The coming presidential election is crucial not only for Americans but for the rest of the world as well.
Almost unnoticed amid the noise of the campaign, a world away, the “Arab Spring” has devolved into a potentially dangerous confrontation between middle-aged superpowers.
The stage is the Middle East, which has been transformed by the so-called Arab Spring. Described in the U.S. media as the flowering of democracy in Islamic countries, it’s actually a series of rebellions largely led by the Muslim Brotherhood and its offshoots, with the encouragement and sometimes financial support of the Obama Administration, without approval of Congress.
The current scene is Syria, which has been engaged in quashing a rebellion against its tyrannical leadership. Its military has been fighting its own people, but the Muslim Brotherhood-dominated rebels are not just home-grown, receiving support from Saudi Arabia and, according to Russian President Vladimir Putin, the White House.
Entering from stage left is the Russian Federation, heir to the Soviet Union’s military, technology and ambitions. Russia sees Syria as an ally in the region and counterweight to U.S. influence.
Entering from stage right is NATO, goaded by the U.S., and ready to jump in with Turkey, which borders Syria, given the right provocation.
Behind the scenes is the wildcard Iran, nursing its own nuclear ambitions amid growing foreign pressure. It is a traditional ally with Syria, and together they share the hope of bringing about the downfall of Israel, and one day, the West. Although this seems like the same goals held by the Muslim Brotherhood, Iran is predominantly Shia Muslim, while the Brotherhood is Sunni, a fact which so far has kept them at odds or at least arm’s length.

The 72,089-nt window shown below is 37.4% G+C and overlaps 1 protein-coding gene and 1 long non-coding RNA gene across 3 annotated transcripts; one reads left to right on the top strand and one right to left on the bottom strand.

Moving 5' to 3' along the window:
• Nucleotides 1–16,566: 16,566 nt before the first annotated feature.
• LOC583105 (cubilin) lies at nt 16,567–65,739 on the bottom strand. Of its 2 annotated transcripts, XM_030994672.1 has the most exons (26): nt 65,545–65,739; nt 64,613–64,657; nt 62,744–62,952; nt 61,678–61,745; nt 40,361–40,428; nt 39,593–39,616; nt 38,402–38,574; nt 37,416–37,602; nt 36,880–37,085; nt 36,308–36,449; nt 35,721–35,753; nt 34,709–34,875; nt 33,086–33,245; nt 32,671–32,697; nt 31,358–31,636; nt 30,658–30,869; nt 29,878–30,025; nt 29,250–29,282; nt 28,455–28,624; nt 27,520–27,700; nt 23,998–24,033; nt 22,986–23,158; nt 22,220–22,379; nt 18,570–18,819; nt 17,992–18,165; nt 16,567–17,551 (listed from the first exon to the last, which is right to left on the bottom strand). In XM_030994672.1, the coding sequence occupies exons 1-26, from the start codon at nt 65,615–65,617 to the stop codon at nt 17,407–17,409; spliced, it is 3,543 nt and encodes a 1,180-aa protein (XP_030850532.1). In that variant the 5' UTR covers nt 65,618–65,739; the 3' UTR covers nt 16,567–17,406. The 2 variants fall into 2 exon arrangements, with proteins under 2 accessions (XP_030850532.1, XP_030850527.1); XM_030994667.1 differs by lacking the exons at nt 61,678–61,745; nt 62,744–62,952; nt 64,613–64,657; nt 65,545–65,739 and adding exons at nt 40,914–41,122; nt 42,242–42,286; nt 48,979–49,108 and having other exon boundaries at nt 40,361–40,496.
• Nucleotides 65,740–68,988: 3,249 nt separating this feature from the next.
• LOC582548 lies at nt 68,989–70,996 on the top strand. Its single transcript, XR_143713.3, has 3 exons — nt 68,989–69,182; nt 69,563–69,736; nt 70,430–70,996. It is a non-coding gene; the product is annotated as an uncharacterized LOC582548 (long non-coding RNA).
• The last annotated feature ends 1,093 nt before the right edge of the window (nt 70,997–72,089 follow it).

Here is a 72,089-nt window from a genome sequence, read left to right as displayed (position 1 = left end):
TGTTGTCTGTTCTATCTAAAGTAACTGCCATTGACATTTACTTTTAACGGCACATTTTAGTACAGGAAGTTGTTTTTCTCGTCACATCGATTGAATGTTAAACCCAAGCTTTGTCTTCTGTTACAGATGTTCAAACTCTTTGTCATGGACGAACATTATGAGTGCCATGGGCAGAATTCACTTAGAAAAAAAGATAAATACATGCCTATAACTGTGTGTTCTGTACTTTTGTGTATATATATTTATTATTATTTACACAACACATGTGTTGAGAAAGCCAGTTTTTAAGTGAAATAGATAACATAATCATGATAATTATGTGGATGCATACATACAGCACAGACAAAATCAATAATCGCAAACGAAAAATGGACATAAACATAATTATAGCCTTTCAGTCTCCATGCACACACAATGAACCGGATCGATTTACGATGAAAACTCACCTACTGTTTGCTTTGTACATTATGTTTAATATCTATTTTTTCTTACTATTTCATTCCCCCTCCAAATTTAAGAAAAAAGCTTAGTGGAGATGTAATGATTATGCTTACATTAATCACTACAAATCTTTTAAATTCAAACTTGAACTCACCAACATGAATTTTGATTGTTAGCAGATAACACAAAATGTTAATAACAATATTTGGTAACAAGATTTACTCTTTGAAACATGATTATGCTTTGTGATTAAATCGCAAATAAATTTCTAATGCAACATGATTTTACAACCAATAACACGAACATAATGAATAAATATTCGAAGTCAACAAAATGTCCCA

Turkey, a NATO member, has recently been provoking Syria — and vice versa — along its border. When a Turkish spy plane was shot down by Syria last month, Turkish and NATO leaders condemned the action. The United States has promised to support Turkey.
NATO, at this writing, is conducting military exercises in the region.
Meanwhile, Russia on July 10 announced that it was sending a flotilla of warships to the region to conduct their own military exercises and support the Assad regime in Syria.
In the Persian Gulf, off Iran’s shores, the United States is increasing its military presence in case Iran follows through on threats to attack oil tanker ships. In addition to two aircraft carriers, a squadron of Air Force F-22 fighters and two Army brigades based in Kuwait, the regional force is bulking up with robotic underwater drones.
As was obvious at the recent G20 Summit in the behavior of President Obama and Putin, relations between the U.S. and Russia have hit a wall, probably because of Obama’s ham-handed efforts to remake the Middle East while hanging in the background. Obama’s involvement in the changes that have roiled the region are obvious to even the casual observer. You can bet Putin knows times, places and dollar amounts.
So now our aspiring monarch is leading us by his diplomatic bumbling into a Middle East powder keg showdown with Russia that could potentially make the Bay of Pigs look like a Sunday romp in the park.
Obama won’t be able to blame President Bush for this one.